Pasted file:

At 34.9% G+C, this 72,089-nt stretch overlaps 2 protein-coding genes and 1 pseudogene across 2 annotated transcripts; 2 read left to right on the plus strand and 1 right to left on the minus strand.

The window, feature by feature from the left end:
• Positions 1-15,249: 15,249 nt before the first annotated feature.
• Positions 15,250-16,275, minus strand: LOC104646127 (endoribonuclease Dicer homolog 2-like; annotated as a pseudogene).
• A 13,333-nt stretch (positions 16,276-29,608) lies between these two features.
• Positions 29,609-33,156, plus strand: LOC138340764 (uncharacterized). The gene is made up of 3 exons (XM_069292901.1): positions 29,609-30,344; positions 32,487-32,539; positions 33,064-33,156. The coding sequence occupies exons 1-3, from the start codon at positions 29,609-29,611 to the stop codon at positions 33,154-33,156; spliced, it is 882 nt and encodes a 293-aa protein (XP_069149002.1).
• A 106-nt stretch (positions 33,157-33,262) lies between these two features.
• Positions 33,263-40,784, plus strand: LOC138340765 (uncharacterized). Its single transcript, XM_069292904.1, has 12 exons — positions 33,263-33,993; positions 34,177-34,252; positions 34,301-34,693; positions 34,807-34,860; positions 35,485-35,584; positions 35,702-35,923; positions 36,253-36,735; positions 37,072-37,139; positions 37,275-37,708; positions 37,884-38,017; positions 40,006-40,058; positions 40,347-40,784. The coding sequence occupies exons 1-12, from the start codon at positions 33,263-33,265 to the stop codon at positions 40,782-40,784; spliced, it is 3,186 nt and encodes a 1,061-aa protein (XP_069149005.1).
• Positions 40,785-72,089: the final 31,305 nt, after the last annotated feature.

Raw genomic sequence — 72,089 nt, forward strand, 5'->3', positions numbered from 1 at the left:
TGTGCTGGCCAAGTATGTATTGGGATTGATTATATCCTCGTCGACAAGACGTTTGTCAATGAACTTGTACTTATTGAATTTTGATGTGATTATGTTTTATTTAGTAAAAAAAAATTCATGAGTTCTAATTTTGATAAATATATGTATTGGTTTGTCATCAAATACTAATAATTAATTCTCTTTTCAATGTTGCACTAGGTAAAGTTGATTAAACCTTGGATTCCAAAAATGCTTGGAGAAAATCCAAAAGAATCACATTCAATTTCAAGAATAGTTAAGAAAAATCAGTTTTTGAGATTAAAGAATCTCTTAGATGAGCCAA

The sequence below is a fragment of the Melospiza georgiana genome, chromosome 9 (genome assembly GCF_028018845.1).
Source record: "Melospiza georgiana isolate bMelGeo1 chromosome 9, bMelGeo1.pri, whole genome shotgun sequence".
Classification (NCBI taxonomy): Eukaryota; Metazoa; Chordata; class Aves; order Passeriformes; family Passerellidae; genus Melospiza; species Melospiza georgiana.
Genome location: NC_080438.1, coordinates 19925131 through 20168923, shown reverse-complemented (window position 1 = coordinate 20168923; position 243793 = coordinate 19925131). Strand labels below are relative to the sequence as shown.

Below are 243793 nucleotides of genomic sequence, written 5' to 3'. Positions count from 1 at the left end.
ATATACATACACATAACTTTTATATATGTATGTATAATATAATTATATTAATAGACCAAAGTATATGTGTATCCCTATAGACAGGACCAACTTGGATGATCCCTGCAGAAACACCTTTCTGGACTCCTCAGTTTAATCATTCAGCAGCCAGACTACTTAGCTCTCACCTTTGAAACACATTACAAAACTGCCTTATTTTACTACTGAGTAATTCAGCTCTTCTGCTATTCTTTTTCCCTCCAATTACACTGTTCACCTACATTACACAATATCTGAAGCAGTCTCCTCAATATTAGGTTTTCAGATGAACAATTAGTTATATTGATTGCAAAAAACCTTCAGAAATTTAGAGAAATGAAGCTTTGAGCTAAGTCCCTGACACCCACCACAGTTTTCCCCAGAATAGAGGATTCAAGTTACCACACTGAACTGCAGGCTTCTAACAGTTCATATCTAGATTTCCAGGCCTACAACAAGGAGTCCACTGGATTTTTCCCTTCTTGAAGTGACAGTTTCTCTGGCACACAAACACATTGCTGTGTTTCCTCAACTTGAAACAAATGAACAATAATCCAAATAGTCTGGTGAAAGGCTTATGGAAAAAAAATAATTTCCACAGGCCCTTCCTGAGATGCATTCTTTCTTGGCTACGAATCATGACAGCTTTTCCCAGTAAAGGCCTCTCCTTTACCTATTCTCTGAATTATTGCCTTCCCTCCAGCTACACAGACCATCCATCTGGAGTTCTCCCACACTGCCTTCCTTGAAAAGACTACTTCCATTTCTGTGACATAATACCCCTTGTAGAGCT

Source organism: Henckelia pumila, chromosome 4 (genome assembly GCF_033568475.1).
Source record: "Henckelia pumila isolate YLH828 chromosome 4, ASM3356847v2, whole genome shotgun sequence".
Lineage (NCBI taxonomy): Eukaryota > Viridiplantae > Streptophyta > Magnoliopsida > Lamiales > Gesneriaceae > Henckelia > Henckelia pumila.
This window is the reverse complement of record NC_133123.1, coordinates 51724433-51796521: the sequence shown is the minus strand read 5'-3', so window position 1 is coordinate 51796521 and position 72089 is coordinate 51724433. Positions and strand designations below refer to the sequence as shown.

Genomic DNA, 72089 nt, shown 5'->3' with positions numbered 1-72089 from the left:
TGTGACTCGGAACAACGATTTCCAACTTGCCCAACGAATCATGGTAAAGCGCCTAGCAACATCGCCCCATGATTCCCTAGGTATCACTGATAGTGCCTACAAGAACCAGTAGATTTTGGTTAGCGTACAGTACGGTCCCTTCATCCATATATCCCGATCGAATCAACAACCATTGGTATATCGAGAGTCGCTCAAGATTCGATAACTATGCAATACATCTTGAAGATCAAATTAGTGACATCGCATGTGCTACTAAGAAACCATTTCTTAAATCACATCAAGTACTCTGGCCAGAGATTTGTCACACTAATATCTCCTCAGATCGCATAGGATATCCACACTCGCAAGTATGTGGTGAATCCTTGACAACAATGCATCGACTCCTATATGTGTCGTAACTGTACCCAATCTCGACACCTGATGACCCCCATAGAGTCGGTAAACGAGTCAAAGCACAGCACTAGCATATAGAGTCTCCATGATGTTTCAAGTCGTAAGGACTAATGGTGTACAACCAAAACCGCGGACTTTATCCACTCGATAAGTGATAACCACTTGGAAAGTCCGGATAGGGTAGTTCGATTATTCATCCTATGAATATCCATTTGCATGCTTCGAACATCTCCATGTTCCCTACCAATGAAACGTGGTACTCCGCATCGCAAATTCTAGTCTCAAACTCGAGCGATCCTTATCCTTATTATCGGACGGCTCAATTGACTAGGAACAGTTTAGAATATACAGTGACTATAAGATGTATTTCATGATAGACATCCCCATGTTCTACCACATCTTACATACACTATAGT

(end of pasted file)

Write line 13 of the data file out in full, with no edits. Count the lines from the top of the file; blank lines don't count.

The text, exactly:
Source record: "Melospiza georgiana isolate bMelGeo1 chromosome 9, bMelGeo1.pri, whole genome shotgun sequence".